Nashen Moodley, the festival director of the Sydney Film Festival, took some time out of his no doubt hectic schedule to answer a few questions from DFI about how things are in Sydney this year.
DFI: Sydney is one of the world’s longest-running film festivals and it’s a big anniversary this year. How is life at 60?
Nashen Moodley: We certainly feel 60 years young! Each year the festival grows, it draws new and younger audiences, and we try to use innovative, modern means to communicate with our audience. So while we are celebrating our rich history, we are always looking to the future.
DFI: Tell us a bit about this year’s programme
NM: We have a programme of really superb films from around the world, 192 films from 55 countries. I’m particularly proud of the Official Competition and we were really delighted to open the festival with the world premiere of Ivan Sen’s magnificent ‘Mystery Road’.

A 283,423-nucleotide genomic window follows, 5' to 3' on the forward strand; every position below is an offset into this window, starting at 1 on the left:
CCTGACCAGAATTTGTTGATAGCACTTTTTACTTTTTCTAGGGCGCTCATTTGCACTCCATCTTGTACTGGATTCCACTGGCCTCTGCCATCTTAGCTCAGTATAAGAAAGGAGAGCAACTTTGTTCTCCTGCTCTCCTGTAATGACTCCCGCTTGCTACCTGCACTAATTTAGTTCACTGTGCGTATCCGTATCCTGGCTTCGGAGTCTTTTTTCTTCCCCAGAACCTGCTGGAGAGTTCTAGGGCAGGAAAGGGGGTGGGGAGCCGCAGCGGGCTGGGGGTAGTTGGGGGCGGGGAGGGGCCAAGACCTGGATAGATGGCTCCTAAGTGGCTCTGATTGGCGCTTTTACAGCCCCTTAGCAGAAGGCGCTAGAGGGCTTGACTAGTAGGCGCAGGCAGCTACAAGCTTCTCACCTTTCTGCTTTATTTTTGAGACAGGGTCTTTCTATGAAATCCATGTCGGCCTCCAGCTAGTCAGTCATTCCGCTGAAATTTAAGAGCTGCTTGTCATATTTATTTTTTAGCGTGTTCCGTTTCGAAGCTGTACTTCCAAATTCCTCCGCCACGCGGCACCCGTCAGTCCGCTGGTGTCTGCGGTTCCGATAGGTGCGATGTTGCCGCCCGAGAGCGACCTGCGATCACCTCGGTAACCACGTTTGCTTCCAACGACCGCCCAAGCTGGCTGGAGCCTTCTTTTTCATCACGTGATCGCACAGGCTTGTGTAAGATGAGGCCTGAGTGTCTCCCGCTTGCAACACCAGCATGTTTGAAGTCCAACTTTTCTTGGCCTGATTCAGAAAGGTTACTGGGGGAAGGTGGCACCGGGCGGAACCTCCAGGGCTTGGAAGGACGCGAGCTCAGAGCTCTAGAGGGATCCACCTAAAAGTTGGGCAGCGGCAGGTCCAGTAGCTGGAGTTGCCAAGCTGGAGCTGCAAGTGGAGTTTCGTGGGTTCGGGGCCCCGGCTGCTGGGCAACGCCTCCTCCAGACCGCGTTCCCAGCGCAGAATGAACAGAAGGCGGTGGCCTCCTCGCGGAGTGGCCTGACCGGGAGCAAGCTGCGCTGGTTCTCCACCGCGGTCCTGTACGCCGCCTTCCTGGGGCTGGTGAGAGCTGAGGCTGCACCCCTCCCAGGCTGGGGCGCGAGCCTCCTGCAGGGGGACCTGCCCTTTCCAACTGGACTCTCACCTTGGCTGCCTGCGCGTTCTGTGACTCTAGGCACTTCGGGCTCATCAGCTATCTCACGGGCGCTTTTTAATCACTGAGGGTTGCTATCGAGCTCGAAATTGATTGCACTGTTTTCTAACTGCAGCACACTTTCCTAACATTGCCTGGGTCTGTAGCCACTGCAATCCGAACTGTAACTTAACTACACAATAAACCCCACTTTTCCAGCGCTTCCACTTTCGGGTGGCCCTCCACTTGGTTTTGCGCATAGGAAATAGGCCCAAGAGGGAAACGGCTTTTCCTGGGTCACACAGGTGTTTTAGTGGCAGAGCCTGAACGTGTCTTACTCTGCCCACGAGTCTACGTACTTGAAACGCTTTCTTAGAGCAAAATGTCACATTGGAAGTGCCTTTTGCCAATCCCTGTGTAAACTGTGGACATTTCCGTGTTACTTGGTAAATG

DFI: It’s your second year heading up programming there. What direction do you see the festival programming going in next?
NM: It’s been great for me to learn more and more about the Sydney audience and their taste, and it’s really exciting to see how open they are to new films and experiences, so I’m eager to introduce the audience to new cinematic territories and to first-time filmmakers who will make up the next generation of masters.
DFI: Prior to Sydney, you were programming for Durban and for Dubai. Do you see any marked difference in the way audiences interact with films in Sydney vs South Africa or the Gulf?
NM: For the most part, no. Films that would work wonderfully in Durban or Dubai, seem to work just as well in Sydney.
DFI: What is the appetite for MENA films with Sydney audiences?
NM: The films we’ve played have done really well. We had really great screenings of ‘Wadjda’ and ‘Closed Curtain’ already. And last year, ‘Where Do We Go Now?’ was a big festival hit.
DFI: You’ve just finished up with opening weekend. How is everything going? Any big stories to share?
NM: Everything is going very, very well. We’ve had some great, emotionally charged screenings, happy filmmakers, full cinemas, and we broke our previous box-office record very early into the festival. And Steve Carell made a surprise visit to his ‘The Way, Way Back’ co-star Toni Collette at the screening. That was fun!